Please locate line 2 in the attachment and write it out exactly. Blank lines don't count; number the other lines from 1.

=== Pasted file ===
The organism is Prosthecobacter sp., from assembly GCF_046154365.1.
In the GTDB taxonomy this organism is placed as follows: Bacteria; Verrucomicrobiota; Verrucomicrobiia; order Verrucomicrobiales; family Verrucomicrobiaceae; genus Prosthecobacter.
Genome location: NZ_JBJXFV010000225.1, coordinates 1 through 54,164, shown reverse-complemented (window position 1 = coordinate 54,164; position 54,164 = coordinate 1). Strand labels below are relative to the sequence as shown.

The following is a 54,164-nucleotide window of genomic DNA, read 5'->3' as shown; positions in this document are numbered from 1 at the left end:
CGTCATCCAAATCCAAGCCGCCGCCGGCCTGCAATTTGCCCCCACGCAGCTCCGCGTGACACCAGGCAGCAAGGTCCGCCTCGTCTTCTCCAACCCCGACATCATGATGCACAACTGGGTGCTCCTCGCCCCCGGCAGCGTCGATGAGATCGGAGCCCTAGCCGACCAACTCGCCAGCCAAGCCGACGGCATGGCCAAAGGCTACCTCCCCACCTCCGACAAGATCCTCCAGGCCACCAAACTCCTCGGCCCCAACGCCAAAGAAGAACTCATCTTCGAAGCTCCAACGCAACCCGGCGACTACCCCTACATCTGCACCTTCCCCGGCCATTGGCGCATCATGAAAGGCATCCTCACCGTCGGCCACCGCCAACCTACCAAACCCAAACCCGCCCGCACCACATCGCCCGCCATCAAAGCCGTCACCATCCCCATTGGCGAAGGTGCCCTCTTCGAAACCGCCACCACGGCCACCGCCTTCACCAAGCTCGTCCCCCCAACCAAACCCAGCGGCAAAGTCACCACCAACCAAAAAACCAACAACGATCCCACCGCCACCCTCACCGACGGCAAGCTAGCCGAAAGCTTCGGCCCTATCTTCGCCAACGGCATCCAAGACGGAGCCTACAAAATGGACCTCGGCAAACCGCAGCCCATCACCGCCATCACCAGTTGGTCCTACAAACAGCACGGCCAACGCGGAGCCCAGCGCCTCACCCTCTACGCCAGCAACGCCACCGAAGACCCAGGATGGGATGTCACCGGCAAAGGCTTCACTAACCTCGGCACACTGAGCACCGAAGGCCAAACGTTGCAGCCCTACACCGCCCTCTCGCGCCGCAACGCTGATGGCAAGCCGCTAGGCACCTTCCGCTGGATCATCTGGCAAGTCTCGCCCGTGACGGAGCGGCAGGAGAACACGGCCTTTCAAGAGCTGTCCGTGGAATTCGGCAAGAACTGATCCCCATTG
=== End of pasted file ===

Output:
In the GTDB taxonomy this organism is placed as follows: Bacteria; Verrucomicrobiota; Verrucomicrobiia; order Verrucomicrobiales; family Verrucomicrobiaceae; genus Prosthecobacter.